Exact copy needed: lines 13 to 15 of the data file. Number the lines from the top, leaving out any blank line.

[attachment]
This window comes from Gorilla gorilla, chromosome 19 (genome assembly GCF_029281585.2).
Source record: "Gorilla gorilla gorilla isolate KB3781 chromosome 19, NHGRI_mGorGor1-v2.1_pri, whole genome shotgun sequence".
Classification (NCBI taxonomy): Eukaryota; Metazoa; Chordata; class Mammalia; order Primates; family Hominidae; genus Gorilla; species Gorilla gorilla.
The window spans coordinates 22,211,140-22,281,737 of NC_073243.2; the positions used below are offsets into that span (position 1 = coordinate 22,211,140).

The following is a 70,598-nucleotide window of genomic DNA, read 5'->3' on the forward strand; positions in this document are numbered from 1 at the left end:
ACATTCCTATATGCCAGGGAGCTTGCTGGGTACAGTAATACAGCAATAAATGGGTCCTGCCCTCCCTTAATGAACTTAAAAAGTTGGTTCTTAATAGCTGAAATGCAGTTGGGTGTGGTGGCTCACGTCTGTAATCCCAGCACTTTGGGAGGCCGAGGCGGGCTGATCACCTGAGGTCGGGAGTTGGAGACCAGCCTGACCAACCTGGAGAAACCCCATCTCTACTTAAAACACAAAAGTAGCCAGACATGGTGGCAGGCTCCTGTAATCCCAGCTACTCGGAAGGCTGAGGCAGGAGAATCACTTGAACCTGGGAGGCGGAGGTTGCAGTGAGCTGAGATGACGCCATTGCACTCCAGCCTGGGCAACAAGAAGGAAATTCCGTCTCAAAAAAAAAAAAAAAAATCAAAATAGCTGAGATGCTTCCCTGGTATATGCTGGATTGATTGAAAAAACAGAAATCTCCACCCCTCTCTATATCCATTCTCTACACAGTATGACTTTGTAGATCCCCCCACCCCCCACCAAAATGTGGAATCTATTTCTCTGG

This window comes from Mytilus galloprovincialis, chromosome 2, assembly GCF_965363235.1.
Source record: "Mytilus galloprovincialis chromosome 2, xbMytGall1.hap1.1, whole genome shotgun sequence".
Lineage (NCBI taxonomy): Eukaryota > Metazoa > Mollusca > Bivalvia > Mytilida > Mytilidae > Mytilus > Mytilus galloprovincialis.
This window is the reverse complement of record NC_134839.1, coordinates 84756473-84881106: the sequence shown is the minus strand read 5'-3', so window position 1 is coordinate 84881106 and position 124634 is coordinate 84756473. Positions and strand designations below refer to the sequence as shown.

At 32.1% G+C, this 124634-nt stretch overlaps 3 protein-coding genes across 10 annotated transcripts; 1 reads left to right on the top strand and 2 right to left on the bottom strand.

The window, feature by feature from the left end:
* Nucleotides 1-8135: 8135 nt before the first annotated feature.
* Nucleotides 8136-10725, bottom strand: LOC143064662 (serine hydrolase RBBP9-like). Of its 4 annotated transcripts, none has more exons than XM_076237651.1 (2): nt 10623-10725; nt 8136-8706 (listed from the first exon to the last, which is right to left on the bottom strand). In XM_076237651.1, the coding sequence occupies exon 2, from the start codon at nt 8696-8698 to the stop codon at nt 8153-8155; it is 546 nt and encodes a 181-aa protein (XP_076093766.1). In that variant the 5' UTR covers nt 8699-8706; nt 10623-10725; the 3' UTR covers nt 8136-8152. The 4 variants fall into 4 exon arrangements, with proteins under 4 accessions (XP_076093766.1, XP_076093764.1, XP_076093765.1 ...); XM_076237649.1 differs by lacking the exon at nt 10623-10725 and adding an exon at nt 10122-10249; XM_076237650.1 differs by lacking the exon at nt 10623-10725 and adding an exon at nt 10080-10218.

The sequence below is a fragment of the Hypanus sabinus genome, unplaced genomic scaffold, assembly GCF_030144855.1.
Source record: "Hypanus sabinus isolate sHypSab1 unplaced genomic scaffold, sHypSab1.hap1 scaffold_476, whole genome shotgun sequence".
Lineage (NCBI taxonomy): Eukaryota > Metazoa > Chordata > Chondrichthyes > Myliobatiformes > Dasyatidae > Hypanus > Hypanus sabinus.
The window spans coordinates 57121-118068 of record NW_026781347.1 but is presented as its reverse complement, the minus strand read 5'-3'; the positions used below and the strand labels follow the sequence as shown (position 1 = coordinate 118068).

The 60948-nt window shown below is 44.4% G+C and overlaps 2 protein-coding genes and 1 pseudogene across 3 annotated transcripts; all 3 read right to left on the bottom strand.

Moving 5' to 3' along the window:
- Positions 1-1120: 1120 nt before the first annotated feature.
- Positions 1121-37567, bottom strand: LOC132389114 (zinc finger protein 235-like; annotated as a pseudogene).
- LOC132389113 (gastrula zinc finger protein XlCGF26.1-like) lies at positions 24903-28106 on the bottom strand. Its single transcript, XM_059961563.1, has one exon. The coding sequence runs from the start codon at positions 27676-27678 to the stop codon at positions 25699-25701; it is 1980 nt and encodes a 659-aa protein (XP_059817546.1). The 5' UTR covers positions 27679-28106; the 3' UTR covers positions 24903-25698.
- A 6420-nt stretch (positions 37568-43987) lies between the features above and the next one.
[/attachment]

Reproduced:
* Nucleotides 1-8135: 8135 nt before the first annotated feature.
* Nucleotides 8136-10725, bottom strand: LOC143064662 (serine hydrolase RBBP9-like). Of its 4 annotated transcripts, none has more exons than XM_076237651.1 (2): nt 10623-10725; nt 8136-8706 (listed from the first exon to the last, which is right to left on the bottom strand). In XM_076237651.1, the coding sequence occupies exon 2, from the start codon at nt 8696-8698 to the stop codon at nt 8153-8155; it is 546 nt and encodes a 181-aa protein (XP_076093766.1). In that variant the 5' UTR covers nt 8699-8706; nt 10623-10725; the 3' UTR covers nt 8136-8152. The 4 variants fall into 4 exon arrangements, with proteins under 4 accessions (XP_076093766.1, XP_076093764.1, XP_076093765.1 ...); XM_076237649.1 differs by lacking the exon at nt 10623-10725 and adding an exon at nt 10122-10249; XM_076237650.1 differs by lacking the exon at nt 10623-10725 and adding an exon at nt 10080-10218.

The sequence below is a fragment of the Hypanus sabinus genome, unplaced genomic scaffold, assembly GCF_030144855.1.